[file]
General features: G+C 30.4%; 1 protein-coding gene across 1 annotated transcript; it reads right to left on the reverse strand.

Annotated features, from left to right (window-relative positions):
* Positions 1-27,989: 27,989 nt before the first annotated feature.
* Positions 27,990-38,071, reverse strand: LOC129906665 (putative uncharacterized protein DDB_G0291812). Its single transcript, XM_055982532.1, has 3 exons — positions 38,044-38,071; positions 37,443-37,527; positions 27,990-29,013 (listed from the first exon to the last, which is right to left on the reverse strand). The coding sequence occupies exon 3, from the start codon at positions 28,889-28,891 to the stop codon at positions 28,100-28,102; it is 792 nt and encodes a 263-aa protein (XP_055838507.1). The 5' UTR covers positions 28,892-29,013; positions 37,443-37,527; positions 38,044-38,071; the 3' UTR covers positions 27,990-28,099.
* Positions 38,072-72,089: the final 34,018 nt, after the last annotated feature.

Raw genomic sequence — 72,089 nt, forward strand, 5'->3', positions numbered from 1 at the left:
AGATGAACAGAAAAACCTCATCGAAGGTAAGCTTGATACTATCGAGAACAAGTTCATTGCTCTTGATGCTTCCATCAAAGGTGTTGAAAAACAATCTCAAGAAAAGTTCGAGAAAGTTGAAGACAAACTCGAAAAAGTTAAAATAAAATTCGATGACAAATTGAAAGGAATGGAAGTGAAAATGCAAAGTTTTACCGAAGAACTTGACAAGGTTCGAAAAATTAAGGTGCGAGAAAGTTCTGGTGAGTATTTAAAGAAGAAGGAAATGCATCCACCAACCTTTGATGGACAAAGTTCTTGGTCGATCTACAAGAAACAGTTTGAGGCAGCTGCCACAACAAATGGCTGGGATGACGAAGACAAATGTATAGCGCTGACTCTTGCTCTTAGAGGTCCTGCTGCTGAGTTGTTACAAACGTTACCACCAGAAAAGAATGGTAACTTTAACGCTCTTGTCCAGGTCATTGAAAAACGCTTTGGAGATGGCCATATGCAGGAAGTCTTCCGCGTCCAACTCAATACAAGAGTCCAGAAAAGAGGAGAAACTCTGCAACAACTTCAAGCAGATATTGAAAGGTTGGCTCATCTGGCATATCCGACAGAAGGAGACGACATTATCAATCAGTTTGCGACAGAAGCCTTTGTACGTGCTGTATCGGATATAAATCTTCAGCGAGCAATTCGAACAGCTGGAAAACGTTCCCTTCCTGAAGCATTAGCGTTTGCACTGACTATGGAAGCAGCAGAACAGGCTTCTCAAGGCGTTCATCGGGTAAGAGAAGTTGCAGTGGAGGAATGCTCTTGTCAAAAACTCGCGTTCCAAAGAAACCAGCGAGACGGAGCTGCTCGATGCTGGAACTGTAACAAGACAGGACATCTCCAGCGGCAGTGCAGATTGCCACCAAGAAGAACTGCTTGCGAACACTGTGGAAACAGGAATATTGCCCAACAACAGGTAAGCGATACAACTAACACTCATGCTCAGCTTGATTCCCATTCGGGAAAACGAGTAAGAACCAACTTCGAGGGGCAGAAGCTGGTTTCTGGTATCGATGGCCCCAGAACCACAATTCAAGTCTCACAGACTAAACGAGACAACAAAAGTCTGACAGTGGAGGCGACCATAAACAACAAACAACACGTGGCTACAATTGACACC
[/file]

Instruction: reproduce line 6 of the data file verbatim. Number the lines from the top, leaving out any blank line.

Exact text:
Raw genomic sequence — 72,089 nt, forward strand, 5'->3', positions numbered from 1 at the left: